Working Capital "Catch - 22" Challenged Entities Require More Working Capital Than Non-Challenged Entities

Having sufficient working capital is a key to all successful businesses. As demonstrated below – the irony is that challenged entities required more working capital than their non-challenged counterparts.

Working capital requirements play a disproportionate role for two diverse ends of the business spectrum – those that are growing significantly and those that are experiencing a downturn in business. For the purposes of this illustration, allow me to focus on the challenged entities.

In general, we can see that the working capital requirement increases as inventory and amounts owing by customers (accounts receivable) increase, and reduces as the amounts owed to suppliers (accounts payable) increases. This is summed up in the formula:


To compare “apples to apples”, we need to convert each of the aforementioned working capital components to a standard measurement – that standardized measurement being a percentage of revenue.

As the business deteriorates, its revenues decrease, which in turn decreases the accounts receivables due from customers and generally impacts inventory on hand.

At any given point a business needs to be able to estimate its working capital requirements. As the revenue figure is normally at hand or the first to be forecast, the simplest way to do this is to calculate the working capital requirement as a percentage of revenue. The working capital requirement is a function of accounts receivable, inventory and accounts payable. Allow me to illustrate this working capital requirement. For simplicity purposes, let us assume that revenue is $18,500,000, gross profit margin is 40%, with the number of days inventory held being 45 days, accounts receivable terms are 45 days, and an average days of credit for accounts payable being 30 days.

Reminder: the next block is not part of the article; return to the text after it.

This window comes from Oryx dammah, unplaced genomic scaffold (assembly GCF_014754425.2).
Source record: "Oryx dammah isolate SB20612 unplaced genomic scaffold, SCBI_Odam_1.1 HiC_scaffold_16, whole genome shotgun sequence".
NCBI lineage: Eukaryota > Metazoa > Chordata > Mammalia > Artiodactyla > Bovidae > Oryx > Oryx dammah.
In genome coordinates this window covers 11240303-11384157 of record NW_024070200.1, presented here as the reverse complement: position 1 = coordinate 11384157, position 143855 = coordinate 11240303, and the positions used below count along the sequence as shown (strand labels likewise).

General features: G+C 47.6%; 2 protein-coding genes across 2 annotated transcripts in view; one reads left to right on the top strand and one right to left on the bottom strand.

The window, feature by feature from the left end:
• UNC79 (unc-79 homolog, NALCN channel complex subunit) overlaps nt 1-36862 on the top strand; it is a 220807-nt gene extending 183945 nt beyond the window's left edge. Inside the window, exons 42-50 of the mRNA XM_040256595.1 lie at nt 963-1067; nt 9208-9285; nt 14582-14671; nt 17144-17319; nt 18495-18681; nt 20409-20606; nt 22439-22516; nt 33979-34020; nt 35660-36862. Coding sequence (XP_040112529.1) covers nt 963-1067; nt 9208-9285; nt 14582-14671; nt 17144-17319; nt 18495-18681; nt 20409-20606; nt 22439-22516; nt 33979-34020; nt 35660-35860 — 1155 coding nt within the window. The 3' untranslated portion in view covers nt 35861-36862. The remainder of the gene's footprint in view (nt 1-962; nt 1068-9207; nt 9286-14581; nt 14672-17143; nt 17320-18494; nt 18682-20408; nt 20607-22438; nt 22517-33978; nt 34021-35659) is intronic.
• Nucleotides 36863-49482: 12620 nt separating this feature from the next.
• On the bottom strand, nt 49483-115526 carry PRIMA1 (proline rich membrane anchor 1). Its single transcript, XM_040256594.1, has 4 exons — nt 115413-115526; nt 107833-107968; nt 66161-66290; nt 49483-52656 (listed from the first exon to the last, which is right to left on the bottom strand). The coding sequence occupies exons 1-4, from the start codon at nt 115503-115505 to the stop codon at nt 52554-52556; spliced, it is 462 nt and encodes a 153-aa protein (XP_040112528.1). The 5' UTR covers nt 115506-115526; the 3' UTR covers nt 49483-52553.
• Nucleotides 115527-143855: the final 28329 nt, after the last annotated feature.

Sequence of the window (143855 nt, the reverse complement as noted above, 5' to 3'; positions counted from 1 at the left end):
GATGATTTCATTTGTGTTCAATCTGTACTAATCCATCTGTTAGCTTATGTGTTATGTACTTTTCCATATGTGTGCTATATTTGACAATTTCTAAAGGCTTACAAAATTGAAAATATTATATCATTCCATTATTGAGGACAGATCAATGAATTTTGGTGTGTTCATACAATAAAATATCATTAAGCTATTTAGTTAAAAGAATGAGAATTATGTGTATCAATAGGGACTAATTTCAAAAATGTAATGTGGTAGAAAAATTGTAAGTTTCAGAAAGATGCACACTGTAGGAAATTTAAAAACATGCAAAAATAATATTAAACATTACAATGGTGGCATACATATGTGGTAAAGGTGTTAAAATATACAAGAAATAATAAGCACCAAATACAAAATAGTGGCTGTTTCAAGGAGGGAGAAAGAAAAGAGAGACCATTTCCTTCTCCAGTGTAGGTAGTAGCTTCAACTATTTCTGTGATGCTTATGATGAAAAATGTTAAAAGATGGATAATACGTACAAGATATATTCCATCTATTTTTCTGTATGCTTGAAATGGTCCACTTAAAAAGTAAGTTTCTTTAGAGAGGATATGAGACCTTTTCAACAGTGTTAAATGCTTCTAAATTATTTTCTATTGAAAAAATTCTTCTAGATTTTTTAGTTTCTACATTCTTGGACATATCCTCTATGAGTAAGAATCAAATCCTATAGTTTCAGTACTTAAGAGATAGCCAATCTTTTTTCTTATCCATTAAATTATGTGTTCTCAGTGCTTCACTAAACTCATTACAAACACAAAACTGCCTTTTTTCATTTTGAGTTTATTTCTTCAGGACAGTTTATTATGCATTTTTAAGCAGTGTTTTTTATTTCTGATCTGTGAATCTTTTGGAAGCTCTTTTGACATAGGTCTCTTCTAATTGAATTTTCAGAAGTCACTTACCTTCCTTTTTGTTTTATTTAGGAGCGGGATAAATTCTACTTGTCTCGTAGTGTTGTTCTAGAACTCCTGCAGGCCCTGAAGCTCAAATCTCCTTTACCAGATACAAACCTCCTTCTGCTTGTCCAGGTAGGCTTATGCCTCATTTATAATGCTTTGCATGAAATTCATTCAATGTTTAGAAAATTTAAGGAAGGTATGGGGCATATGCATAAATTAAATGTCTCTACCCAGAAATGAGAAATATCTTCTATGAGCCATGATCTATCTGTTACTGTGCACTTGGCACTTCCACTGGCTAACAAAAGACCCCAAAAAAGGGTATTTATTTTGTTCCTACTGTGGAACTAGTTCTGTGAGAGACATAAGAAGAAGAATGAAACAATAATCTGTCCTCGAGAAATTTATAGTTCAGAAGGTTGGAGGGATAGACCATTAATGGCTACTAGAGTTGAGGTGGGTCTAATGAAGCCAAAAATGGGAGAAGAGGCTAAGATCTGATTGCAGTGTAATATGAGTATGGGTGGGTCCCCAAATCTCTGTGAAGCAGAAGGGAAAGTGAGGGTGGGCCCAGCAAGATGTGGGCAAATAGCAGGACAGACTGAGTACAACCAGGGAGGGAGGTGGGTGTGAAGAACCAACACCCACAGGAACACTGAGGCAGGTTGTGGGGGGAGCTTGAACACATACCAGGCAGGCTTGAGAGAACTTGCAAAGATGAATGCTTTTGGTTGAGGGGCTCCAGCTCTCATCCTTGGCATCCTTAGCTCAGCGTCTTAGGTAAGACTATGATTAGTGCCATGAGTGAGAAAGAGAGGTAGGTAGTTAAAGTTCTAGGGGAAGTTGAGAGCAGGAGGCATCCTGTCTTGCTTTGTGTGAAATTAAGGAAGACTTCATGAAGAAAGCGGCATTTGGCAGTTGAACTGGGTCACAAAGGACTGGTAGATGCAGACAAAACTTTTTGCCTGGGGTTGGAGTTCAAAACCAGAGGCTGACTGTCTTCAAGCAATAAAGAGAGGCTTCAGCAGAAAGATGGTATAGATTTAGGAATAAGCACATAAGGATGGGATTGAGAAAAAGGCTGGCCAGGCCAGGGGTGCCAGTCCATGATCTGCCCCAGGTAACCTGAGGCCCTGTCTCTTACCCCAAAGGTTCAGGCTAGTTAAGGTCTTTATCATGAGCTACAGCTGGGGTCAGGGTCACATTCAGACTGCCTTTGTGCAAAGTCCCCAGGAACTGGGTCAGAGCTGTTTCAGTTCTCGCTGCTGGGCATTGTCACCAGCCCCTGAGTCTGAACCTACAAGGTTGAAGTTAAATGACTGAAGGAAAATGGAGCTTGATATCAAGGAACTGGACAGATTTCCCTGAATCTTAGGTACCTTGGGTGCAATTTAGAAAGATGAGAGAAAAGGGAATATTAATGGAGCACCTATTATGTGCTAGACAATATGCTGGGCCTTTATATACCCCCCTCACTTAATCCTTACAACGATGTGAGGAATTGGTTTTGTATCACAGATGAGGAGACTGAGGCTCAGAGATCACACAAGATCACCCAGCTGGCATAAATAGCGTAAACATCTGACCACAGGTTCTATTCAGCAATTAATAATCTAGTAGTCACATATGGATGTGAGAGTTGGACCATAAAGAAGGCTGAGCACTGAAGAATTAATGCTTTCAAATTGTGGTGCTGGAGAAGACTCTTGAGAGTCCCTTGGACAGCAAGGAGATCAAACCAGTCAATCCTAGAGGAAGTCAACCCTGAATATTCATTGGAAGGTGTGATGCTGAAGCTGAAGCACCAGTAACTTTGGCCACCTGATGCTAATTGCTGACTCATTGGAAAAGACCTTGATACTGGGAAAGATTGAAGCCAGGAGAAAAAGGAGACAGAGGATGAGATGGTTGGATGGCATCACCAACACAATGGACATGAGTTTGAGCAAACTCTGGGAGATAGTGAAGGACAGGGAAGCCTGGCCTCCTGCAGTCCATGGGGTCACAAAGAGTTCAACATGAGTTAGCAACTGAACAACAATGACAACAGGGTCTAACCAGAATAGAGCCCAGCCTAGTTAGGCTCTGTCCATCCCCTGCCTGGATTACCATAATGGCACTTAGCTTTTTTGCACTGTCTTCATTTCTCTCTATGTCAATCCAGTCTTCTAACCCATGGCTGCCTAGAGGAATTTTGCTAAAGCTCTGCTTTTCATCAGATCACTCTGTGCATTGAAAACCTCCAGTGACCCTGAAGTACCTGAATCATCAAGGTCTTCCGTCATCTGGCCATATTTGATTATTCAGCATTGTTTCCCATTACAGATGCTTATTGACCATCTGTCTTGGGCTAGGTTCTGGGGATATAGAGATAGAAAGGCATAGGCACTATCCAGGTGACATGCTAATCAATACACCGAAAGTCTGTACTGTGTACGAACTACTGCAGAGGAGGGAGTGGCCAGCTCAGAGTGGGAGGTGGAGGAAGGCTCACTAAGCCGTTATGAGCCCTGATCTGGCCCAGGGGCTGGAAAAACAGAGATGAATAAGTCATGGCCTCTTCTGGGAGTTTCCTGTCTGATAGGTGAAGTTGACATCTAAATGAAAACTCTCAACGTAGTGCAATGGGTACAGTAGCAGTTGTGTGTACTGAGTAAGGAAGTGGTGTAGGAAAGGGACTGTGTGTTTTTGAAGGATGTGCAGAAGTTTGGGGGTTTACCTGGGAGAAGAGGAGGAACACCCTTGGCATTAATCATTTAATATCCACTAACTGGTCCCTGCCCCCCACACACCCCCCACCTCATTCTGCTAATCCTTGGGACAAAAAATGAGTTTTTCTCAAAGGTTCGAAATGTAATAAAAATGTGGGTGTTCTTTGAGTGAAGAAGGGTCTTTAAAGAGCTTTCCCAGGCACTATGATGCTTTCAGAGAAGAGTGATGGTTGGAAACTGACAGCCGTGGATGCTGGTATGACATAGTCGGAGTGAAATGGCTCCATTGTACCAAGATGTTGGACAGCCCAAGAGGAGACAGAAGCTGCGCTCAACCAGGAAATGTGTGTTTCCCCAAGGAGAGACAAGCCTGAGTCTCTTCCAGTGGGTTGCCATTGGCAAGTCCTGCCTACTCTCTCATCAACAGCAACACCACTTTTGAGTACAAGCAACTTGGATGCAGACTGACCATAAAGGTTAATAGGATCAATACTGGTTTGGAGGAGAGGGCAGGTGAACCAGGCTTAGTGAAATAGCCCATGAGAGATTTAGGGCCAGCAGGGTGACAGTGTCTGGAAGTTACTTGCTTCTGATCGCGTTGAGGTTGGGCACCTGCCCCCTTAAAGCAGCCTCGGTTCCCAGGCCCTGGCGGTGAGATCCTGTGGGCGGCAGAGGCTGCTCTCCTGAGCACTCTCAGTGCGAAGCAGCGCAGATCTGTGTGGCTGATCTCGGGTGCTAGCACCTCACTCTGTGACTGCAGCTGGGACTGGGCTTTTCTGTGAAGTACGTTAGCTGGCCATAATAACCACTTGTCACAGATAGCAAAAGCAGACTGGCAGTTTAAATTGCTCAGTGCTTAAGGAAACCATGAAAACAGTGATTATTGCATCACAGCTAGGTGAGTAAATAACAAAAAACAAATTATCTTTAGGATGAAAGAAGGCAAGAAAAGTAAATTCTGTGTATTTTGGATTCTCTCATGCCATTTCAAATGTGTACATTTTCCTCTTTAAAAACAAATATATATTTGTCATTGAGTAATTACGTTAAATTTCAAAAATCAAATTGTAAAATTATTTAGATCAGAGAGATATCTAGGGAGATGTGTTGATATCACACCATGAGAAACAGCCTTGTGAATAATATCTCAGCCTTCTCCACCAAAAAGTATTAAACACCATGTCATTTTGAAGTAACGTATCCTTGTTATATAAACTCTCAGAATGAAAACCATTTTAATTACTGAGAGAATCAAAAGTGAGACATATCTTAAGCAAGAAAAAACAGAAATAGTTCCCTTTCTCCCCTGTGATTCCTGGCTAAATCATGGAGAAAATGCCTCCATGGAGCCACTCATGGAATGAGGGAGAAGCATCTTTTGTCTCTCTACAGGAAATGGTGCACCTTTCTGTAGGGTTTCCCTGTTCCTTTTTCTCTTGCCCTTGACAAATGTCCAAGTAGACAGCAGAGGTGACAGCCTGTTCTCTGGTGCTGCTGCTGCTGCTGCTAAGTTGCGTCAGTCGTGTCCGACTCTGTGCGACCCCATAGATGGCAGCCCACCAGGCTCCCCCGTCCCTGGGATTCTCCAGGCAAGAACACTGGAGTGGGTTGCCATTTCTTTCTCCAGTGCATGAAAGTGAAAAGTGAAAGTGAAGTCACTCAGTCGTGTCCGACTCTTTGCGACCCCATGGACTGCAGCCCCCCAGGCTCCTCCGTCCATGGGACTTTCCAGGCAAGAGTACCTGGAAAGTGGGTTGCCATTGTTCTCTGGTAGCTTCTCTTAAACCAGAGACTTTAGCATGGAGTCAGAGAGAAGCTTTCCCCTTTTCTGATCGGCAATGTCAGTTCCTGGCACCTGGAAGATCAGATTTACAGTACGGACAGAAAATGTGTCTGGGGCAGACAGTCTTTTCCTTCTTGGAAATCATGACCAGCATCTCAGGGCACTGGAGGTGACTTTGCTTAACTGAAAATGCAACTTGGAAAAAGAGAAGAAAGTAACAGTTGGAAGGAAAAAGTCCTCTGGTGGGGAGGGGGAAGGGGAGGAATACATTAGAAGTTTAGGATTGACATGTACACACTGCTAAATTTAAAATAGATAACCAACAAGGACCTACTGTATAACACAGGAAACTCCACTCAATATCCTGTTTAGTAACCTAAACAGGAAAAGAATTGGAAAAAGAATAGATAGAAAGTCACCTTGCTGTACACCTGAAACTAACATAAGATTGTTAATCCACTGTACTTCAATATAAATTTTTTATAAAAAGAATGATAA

In this scenario, the working capital requirements is 14.8% of the Revenue. Or $2,700,000 required working capital. Although this figure will change overtime, providing the business is relatively stable, it gives a good indicator of what the potential working capital requirement is for the business.

Let us modify the aforementioned scenario by having the Revenue decrease 20%, Gross Profit Margin decrease 8% (as a result of lost in economies of scale and lack of capacity optimization), and this company suffers from decrease in inventory turns (assume inventory held is an average of 60 days).

As a result of the decrease in business based upon these assumptions, the net working capital required has increased to 20.7% of revenue. Or a relative increase in net working capital of 5.9% between the two scenarios. This 5.9% relative change equates to $303,000 more cash required for the second scenario despite the decrease in size. To make this net situation worse the company would have the same debt service and fixed costs to address with significantly less cash. 

With "cash is king" mantra - understanding and optimizing your required cash flow is as important, if not more, than understanding the profit and loss statement. 

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